SUCCESS STORIES

From Crisis to Success: Orchestra London Stages Impressive Comeback

Over its 67 year history Orchestra London Canada has weathered a couple of serious financial crises, only to emerge stronger and more focused on its mission than ever before. While fundraising has been an important component in the orchestra's most recent revival, they had some serious work to do changing donor perception.

"Funders still thought we were in a crisis situation," notes Kimberly Parker, Director of Marketing and Development. "They were shocked to hear we were doing so well now and didn't realize that we have regained stability."

What strikes one most about Orchestra London is their highly professional and business-like approach to both grant development and communication. To eliminate any lingering stigma about the orchestra, for example, Parker began including all prospective donors on their newsletter and press release distribution lists.

By communicating these new realities and being strategic in who they approached for funding, Orchestra London was able to revive its profile in a relatively short time. "What BIG allowed us to do was target a specific group of funders that have matching interests and to be able - in a very targeted manner - to make sure they were getting the right information."

Orchestra London's ability to write interesting and easy to read grant proposals has also helped. "We find that we have a very unique product and to be able to convey that information to (donors) in a way that is eye-catching and intriguing is very important."

It doesn't hurt if you have a star grant writer either. The colourful and engaging style of their current writer helps the orchestra keep overworked grant officers from falling asleep while they're reading a proposal. Ultimately it helps raise the orchestra's persona in the eyes of these important gatekeepers.

One might expect people in the arts community to be more switched on to the value of style and voice in their writing. But every charity or non-profit should at least understand what it means to review 200 grant proposals in a single week.

"I don't think the people who are writing the applications necessarily put themselves in the funder's shoes." To ensure Orchestra London delivers both informative and readable proposals, Parker asks herself some simple questions:

"Am I engaging them? Am I exciting them? Am I touching them emotionally? Am I standing out as a professional, well organized and business like organization?"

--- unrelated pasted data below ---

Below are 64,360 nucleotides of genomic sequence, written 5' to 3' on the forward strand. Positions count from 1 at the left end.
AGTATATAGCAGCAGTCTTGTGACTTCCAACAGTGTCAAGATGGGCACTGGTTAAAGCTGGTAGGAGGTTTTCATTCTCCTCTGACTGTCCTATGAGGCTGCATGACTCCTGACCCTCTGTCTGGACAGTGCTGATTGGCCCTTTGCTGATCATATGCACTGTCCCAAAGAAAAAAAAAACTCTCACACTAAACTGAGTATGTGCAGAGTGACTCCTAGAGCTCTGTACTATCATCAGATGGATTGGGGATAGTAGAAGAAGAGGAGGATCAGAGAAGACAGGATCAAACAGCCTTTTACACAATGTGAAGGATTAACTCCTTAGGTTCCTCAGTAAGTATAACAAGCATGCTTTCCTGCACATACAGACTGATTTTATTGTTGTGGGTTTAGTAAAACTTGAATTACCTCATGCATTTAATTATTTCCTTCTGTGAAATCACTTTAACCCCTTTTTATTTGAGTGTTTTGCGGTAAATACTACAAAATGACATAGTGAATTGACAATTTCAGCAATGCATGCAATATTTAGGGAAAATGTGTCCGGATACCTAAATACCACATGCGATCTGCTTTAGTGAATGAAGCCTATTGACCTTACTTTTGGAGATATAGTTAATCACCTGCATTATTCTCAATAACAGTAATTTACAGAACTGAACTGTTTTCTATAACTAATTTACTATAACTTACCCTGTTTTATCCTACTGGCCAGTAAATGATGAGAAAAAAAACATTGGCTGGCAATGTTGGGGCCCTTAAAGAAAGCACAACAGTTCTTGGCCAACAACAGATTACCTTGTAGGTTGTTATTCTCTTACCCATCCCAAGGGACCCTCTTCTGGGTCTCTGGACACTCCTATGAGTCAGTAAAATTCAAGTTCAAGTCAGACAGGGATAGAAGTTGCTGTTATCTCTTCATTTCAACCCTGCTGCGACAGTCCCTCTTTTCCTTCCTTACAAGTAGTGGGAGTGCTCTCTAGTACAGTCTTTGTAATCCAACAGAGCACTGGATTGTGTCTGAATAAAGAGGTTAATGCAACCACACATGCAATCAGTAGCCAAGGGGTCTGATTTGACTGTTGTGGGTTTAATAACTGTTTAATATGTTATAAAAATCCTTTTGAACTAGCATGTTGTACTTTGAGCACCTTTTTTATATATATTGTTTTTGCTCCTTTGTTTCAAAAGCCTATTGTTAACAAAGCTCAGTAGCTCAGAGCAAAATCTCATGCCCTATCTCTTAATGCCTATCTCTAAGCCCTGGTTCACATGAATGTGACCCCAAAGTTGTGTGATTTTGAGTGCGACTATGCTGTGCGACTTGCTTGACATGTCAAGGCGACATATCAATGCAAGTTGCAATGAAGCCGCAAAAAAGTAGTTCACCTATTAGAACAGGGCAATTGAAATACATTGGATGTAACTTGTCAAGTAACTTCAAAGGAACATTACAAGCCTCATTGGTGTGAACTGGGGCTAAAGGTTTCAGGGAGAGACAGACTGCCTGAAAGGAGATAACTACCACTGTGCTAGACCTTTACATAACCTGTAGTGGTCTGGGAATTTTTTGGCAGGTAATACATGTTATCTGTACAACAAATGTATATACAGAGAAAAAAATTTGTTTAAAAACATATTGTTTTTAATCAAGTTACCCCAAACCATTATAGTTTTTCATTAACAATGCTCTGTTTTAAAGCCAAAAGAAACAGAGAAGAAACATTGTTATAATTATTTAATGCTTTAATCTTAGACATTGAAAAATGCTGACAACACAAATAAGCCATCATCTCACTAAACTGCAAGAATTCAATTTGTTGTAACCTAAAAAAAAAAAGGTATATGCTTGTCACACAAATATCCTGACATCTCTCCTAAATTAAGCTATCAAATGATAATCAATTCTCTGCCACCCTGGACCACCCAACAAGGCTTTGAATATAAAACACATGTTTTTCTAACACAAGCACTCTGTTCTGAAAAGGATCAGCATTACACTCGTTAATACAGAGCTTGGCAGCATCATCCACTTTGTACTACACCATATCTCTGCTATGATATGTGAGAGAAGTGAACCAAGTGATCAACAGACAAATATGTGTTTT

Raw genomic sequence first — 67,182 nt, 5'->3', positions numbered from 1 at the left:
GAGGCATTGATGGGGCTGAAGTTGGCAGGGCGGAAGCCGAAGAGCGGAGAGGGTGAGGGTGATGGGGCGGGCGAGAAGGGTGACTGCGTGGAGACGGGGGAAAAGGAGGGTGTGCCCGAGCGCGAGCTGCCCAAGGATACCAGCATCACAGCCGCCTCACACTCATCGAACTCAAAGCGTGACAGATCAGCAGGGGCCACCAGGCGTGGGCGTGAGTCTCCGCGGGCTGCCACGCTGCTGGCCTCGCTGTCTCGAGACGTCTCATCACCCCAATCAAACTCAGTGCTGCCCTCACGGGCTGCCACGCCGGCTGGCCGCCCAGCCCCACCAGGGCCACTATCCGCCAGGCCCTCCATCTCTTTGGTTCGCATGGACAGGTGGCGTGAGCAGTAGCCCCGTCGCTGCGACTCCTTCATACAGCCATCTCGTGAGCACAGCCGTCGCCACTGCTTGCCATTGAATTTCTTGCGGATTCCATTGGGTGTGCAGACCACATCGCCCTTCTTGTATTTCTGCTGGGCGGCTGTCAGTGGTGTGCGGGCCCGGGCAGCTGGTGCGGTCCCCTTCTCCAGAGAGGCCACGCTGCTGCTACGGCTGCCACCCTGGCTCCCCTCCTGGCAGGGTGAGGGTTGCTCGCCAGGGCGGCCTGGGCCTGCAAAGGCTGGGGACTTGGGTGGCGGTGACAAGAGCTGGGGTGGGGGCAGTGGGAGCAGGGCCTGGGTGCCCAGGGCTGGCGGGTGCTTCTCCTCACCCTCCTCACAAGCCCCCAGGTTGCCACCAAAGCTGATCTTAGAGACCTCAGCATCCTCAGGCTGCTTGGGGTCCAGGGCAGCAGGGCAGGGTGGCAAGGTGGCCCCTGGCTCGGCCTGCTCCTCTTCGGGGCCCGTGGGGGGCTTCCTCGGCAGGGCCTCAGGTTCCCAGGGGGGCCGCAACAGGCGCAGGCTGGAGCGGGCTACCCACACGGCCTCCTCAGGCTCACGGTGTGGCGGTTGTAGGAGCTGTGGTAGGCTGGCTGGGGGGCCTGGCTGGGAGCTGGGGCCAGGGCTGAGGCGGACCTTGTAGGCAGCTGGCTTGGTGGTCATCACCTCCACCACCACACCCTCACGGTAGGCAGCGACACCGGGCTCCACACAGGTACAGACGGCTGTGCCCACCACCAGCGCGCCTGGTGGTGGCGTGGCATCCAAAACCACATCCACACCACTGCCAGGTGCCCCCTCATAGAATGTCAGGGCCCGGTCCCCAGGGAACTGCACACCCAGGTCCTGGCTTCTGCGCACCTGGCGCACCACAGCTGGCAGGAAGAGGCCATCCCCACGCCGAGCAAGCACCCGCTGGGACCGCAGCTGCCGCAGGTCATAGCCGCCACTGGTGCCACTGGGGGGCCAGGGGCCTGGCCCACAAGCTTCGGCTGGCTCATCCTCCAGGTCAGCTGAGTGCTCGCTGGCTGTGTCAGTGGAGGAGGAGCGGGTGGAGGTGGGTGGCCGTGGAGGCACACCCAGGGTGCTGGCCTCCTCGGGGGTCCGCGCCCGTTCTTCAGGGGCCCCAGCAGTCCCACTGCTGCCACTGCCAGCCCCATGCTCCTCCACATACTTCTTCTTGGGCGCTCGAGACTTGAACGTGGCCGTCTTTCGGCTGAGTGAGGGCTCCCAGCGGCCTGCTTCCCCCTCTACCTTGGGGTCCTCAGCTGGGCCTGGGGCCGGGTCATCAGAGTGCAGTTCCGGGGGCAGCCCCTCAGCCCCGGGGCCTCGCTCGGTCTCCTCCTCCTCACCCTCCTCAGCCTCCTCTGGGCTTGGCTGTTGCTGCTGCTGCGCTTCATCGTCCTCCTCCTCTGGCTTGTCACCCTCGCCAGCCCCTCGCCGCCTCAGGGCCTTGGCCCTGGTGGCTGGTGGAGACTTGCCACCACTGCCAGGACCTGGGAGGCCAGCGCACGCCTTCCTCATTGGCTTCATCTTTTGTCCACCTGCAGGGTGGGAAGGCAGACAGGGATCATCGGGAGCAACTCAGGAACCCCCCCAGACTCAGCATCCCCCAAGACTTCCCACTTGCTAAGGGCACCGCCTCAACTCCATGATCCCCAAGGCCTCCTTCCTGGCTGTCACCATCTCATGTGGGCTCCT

Parker feels that her role as both marketer and grant development officer contributes greatly to the orchestra's entire grant development process. "I feel my job is to sing the praises of this organization from the roof tops We are valuable members of our community and we need to be sure that message gets through."

The BIG Fit
Coming from a private-sector background Parker treats grant applications like business plans or bank loan applications. The average grant proposal should be a "little more engaging and socially oriented," but like a business plan it also needs to be informative, focused and organized. "A lot of the resources (BIG) provides on line are very important to developing a professional business case."

Parker notes, for example, that the information provided in BIG helps the orchestra to determine which funders want to receive phone calls and build relationships with a charity or non-profit. "To be able to provide that information through your service is very important.

"Orchestra London has been a subscriber to BIG for over two years now. It's been a very useful research tool. We've been able to get a lot of background information on funding organizations which has allowed us to make substantial phone calls and personal approaches."

In their first year using BIG, the orchestra pulled in about $5000, which Parker attributes directly to lingering doubts about their solvency. Once it had fully eliminated the negative exposure through extensive communication, Orchestra London stepped up and raised over $100,000.

Although times remain tough for all charities, Parker believes BIG has played a significant role in helping Orchestra London get back on its feet. "We haven't received huge money, but we are getting consistent influxes of donations from foundations that have allowed us to be very innovative. A key factor has been the resources on BIG Online."


BIG Picture: By developing engaging, informative and high quality grant proposals your organization can vastly increase its chances of being funded.


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